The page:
Cool. Thanks for pushing your linguistics degree on me, Ian. But so what? What does this have to do with “optimal”?
I wonder if “optimal” has replaced the now-stigmatized word “perfect.” Consider the Youtube video searches above, but replace “optimal” with “perfect”.
“The perfect way to lose weight.”
“The perfect way to grow huge muscles.”
“The perfect way to study.”
“The perfect way to teach.”
Again, the dictionary defines optimal as “most conducive to a favorable outcome; best.”
People in the self-development community often eschew perfectionism. It is a paralyzing fear and concern that bring harm to our well-being. The desire to achieve an unattainable flawless ideal produces disappointment, procrastination, and listlessness. How can we motivate ourselves to do something impossible? Not unrealistic, but impossible.
Many philosophers have said “the perfect is the enemy of the good.”
Absolutely. In 90% of our daily actions, we do not have to make perfect choices. We just need to make “good enough” choices. Should I eat chicken or fish? Should I lift weights today or go for a run? Should we go bowling or hang out in a cafe? Should I read this book or that book? We would drive ourselves crazy if we agonized over every “perfect” choice. Rather, we are better off with quicker, good enough decisions (a.k.a. satisficing) in most situations.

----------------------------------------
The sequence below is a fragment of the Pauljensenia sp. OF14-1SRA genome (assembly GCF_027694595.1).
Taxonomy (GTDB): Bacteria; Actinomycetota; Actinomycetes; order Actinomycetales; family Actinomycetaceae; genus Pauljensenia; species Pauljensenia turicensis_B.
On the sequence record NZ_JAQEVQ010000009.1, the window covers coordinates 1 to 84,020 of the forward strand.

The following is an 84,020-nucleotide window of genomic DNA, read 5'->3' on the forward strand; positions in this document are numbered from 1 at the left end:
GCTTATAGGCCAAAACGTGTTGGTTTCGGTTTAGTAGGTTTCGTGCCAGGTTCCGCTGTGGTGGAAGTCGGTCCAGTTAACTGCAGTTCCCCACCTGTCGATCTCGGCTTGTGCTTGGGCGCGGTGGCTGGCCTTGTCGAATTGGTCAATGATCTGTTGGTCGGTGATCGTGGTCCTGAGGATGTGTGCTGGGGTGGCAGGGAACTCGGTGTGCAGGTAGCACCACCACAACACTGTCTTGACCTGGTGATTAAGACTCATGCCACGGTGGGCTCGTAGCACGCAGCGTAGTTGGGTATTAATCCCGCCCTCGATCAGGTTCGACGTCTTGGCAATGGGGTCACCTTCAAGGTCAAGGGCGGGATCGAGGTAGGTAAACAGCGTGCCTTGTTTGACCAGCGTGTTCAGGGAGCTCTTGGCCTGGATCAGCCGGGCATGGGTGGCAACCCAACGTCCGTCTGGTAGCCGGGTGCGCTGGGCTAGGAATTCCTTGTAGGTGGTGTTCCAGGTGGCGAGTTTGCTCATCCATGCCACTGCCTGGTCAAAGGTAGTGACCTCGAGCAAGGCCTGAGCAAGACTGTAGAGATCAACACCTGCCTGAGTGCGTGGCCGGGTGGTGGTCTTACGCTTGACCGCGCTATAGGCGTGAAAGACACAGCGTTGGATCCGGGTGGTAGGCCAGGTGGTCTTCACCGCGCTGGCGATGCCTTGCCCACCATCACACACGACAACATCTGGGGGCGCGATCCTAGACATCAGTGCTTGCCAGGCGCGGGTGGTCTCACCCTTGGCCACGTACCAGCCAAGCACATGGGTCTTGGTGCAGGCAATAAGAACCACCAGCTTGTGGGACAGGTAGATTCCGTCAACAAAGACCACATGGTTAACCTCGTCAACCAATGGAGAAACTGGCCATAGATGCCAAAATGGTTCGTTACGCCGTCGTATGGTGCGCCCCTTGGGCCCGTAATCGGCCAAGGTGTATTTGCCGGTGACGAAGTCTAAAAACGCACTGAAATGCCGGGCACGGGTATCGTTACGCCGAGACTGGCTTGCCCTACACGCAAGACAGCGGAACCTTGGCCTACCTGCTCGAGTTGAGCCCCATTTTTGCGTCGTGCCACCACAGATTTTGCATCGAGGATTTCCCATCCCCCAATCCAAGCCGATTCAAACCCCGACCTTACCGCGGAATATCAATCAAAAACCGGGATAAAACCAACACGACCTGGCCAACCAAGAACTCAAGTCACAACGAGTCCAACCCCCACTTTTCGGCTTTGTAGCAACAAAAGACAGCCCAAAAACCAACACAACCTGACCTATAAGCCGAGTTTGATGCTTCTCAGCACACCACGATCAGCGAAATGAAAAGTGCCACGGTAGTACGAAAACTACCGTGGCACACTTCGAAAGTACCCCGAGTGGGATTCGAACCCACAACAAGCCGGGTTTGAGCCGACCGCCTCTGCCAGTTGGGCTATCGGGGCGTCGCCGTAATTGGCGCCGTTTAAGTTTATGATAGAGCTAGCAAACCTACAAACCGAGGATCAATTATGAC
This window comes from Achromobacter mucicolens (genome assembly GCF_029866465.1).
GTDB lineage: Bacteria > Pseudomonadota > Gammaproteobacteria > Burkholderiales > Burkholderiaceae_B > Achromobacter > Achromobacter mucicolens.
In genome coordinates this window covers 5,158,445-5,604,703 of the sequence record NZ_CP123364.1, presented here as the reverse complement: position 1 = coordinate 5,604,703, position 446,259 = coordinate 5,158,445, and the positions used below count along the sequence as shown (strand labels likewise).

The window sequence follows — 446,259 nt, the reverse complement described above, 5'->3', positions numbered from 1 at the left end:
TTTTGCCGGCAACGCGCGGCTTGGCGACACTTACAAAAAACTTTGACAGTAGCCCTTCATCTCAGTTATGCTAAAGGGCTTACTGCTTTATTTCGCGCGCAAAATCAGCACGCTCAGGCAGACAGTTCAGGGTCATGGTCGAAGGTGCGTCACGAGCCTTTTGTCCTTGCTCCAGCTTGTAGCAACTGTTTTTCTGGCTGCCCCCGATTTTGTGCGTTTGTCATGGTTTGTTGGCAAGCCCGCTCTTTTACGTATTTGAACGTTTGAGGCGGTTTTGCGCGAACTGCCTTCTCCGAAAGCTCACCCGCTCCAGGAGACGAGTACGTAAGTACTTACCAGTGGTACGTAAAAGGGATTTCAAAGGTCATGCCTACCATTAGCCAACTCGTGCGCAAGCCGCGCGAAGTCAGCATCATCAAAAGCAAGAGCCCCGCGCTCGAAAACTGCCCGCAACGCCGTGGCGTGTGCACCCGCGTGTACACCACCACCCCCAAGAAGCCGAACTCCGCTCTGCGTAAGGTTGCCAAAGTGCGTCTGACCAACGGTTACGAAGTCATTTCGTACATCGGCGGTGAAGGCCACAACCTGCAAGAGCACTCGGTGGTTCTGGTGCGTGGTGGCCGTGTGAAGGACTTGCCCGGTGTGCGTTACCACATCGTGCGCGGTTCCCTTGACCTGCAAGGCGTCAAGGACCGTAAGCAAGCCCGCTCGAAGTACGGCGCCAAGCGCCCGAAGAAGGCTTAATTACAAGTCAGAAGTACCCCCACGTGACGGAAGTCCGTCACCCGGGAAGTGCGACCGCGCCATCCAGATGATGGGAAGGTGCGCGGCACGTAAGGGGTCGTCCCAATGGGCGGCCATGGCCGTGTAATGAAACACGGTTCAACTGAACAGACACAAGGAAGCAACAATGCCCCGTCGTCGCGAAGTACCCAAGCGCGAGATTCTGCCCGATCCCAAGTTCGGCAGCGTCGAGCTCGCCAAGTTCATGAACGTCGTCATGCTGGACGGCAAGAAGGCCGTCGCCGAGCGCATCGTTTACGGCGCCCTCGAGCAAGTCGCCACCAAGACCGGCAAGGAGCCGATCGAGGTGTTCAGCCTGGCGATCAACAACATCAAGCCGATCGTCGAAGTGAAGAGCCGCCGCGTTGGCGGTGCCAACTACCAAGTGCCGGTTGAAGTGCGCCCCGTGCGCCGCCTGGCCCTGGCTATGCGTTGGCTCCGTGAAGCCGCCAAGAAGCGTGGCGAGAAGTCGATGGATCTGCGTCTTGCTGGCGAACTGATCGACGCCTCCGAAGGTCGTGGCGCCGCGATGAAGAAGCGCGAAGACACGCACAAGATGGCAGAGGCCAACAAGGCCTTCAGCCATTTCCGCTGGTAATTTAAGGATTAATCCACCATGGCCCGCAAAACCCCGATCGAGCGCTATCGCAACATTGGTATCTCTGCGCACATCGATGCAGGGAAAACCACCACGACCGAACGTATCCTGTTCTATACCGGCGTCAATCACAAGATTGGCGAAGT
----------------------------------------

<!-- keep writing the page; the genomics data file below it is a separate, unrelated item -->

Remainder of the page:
We would be wiser to move forward and take action rather than spend endless time researching “optimal” plans. We can always learn and make adjustments in the face of unsatisfactory results and new information. but forward momentum overpowers any stagnant search for the “optimal.”
People who search for and tout “optimal” solutions often reference scientific literature to justify their decisions.
“What does the research say?”
“Show me the evidence.”
Now there is nothing wrong with considering scientific opinion when making decisions for health and well-being. Science is a wonderful tool that helps clarify a murky sea of misinformation.
But we should also take a step back to recognize the practical conclusions we can draw from scientific studies.
For example, suppose a study published in the Journal of Gainz concluded that individuals exercising in the early evening produced more testosterone than individuals exercising in the morning. Many associate the masculinizing hormone testosterone with bodybuilders and muscle growth. Therefore, I ought to switch my workouts from the morning to the afternoon if I want to optimize my muscle gains.